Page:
Junk Comments It doesn’t ignore the web client UI specific concerns.
Juan Mendes

It absolutely glosses over and disregards web client UI specific concerns as either trivial, easily surmountable, irrelevant, or something.

To start,

  • For over 15 years of web development, one of the primary performance considerations for web sites and applications has been network transport.
  • Experienced and professional front end developers typically try to avoid bloating the resources that must be downloaded by users.
  • This is done by making conservative architectural and design choices, optimizing assets, minifying code, avoiding redundancy, and maximizing re-use.
  • npm3’s de-duplication doesn’t make a flat dependency tree. It makes a flatter dependency tree than npm2. If a shared dependency doesn’t have any overlap, you will end up with 2 versions in a nested structure just like npm2.

Sure, while your typical desktop user in a first world country probably won’t notice the tradeoff, third world or mobile users will. Which basically means developers are failing to leverage the web in all its potential, just because they were annoyed at having to do the work.

Because they wanted to do the work like it was server side, or in a way which allowed them to use their favorite language only, or in a way that uses the newest and coolest albeit immature technologies. Even when they shouldn’t. Even if it negatively impacts the product’s potential reach, even if it limits their company’s hiring pool, or even if it negatively impacts user experience. Please note, ignoring these things are not hallmarks of good product, technical, or design thinking.

Perhaps that’s why authors of so many New Era of JavaScript articles that focus on npm, Node.js, and bundlers aren’t as familiar with the tradeoffs they’re making as they seem to believe. They’re operating from a place of evangelism, subjective preference, or me-too-ism. Or they think that the web client can and should be just like the backend and Java or Ruby on Rails or whatever, if only they can keep the dummies who don’t know how to really program out.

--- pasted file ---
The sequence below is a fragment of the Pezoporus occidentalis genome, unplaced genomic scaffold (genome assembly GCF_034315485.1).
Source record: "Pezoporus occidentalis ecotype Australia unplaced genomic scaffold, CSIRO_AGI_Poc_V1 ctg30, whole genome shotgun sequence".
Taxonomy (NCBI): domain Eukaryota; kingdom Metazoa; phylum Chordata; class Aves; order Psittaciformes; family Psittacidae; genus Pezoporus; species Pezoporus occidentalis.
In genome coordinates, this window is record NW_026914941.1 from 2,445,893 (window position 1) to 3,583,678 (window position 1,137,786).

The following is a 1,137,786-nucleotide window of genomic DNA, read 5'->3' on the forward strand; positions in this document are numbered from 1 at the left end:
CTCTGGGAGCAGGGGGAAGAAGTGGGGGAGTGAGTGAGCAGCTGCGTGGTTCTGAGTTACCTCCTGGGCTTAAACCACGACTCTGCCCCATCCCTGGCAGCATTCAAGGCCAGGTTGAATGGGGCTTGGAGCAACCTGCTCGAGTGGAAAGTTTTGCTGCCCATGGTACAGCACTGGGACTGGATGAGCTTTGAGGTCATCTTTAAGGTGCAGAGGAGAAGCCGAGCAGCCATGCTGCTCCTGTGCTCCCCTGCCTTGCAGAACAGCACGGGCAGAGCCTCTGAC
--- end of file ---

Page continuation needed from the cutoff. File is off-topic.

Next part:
Because they miss plenty of of the most fundamental shit, for example,

  • There are numerous web front end modules which place the library reference in the global scope and these are often the most popular ones.
  • UMD, for example, supports scoped modules via AMD and CommonJS, as well as global references. Because it’s necessary.
  • In a browser client, HTML and CSS both have global scopes. HTML or CSS modules are always global.
  • Custom Elements specification authors have specifically said no namespacing, that HTML namespacing is a horrid idea. Custom Elements, although written in JavaScript, will therefore be global.
  • This many web developers have jobs because the web was what many of them are now trying to abstract away: an open platform of backward-compatible open standards that were simple enough to foster an explosion in democratized self-publishing. (Granted, things change, and that day may be over. I’ll be sad the day I have to admit it.)

“Global,” above means one or both of these:

  • One or more references are in the global scope (e.g. window).
  • It’s not possible to use more than one version of the module concurrently in a document.

This means npm’s approach to dependencies that assumes the viability of multiple runtime versions of a module isn’t tenable. The web client is not just a JavaScript interpreter. The fact that more tools exist to fix the problems your preferred tools create doesn’t make them not problems. Just because there are goods in the tradeoffs doesn’t mean the bad parts of the tradeoff aren’t bad. Are some points valid? Yep. Are the good parts still good? Yep.

Since I’m not a marketer, not a developer evangelist, not an employee of npm, and not trying to make myself look good by parroting the mainstream line, I’m happy to perform the public service of poking holes the intellectual dishonesty of pieces like this, tragically hopeless though it is to try to inject nuance into polarized discourse.

Like what you read? Give Junk Comments a round of applause.

From a quick cheer to a standing ovation, clap to show how much you enjoyed this story.